|Reinhardt, Timothy - Tim|
Submitted to: Journal of Clinical Endocrinology and Metabolism
Publication Type: Peer reviewed journal
Publication Acceptance Date: 11/4/2008
Publication Date: 1/20/2009
Publication URL: http://jcem.endojournals.org/cgi/content/full/94/1/67
Citation: Kremer, R., Campbell, P.P., Reinhardt, T.A., Gilsanz, V. 2009. Vitamin D Status and Its Relationship to Body Fat, Final Height, and Peak Bone Mass in Young Women. Journal of Clinical Endocrinology and Metabolism. 94(1):67-73. Interpretive Summary: Vitamin D is the “sunshine vitamin” and is best known as one key to strong bones. Recent studies have shown that the vitamin D requirement for strong bones is but part of the puzzle, as somewhat higher vitamin D levels is beneficial to fighting disease and lowering the risk of some cancers. This research extends the associated roles of vitamin D to general body metabolism. Low vitamin D levels in young women were associated with increased body fat. These findings support two testable hypotheses that either vitamin D insufficiency is a risk factor for increased body fat or increased body fat is a risk factor for vitamin D insufficiency. These are important human health issues to resolve, but in animal agriculture these data may prove important where body fat in agricultural animals is an important issue for other reasons.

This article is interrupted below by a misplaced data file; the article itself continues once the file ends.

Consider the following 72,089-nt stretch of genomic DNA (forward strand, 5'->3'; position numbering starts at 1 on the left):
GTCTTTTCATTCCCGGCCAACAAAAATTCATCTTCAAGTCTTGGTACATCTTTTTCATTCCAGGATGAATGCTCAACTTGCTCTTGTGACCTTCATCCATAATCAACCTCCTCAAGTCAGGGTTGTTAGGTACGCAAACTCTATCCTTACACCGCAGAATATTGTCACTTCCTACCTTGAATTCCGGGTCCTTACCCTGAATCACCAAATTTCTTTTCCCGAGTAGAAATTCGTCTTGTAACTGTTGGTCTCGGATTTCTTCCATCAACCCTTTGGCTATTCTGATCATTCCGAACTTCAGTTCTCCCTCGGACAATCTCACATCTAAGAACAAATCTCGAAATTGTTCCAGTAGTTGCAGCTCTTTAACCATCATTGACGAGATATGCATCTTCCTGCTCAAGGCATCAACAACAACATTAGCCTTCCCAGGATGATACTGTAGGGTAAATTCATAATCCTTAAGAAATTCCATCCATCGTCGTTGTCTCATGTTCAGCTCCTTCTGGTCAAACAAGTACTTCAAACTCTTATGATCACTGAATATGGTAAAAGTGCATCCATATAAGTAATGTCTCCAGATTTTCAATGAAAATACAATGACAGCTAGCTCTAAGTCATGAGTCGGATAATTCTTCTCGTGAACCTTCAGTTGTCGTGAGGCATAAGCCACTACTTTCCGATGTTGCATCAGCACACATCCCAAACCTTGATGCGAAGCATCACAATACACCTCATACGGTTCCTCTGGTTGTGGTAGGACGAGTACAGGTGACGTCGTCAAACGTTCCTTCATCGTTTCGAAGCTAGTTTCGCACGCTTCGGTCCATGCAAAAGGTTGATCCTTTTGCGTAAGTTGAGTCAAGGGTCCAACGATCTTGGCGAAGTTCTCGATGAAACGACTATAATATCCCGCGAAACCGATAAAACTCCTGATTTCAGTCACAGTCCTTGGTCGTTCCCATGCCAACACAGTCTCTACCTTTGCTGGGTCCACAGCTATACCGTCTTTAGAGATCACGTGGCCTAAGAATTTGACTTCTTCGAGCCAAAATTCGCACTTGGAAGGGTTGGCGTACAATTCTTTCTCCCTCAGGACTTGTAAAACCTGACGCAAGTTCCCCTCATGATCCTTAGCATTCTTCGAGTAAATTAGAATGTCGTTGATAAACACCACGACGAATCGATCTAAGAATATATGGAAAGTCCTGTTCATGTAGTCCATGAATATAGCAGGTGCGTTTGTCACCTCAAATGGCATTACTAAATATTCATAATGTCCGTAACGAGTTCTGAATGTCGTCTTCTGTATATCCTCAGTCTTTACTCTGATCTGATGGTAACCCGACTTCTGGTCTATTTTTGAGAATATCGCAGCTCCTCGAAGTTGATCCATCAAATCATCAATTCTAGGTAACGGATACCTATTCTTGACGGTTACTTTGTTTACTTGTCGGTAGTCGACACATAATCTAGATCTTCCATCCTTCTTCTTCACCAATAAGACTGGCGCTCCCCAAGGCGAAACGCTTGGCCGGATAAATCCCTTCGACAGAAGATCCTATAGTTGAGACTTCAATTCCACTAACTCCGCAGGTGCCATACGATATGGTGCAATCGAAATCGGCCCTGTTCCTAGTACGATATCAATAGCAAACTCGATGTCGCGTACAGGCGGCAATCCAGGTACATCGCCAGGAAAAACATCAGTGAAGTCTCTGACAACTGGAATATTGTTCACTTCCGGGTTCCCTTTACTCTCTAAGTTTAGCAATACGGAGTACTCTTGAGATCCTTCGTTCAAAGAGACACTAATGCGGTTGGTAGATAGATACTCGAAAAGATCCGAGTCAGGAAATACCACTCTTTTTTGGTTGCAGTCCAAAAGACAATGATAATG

Technical Abstract: Vitamin D insufficiency has now reached epidemic proportion and has been linked to low bone mineral density (BMD), increased risk of fracture and obesity in adults. However, this relationship has not been well characterized in adolescents and young adults. We examined the relationship between serum 25-hydroxyvitamin D (25OHD), anthropometric measures, body fat (BF) and peak bone mass in 90 mature post-pubertal females ages 16-22 of Caucasian and Hispanic background residing in southern California. Serum 25OHD was measured with a radioimmunoassay, total and site specific BF and BMD were measured by DXA and CT and height with the Harpenden stadiometer. Approximately 59% of subjects were vitamin D insufficient (less than or equal to 29 ng/ml), and 41% were sufficient (greater than or equal to 30 ng/ml). Strong negative relationships were present between serum 25OHD and CT measures of visceral and subcutaneous fat and DXA values of BF for the total body, trunk, and extremities. In addition, weight, body mass, and imaging measures of adiposity at all sites were significantly lower in women with normal vitamin D concentrations than women with insufficient vitamin D levels. In contrast, no relationship was observed between circulating 25OHD concentrations and measures of BMD at any site. Unexpectedly, there was a positive correlation between 25OHD levels and height. In conclusion, we found that vitamin D insufficiency is highly prevalent in young mature girls living in sun-exposed areas of the United States, is strongly associated with increased BF and with decreased height but not with changes in peak bone mass.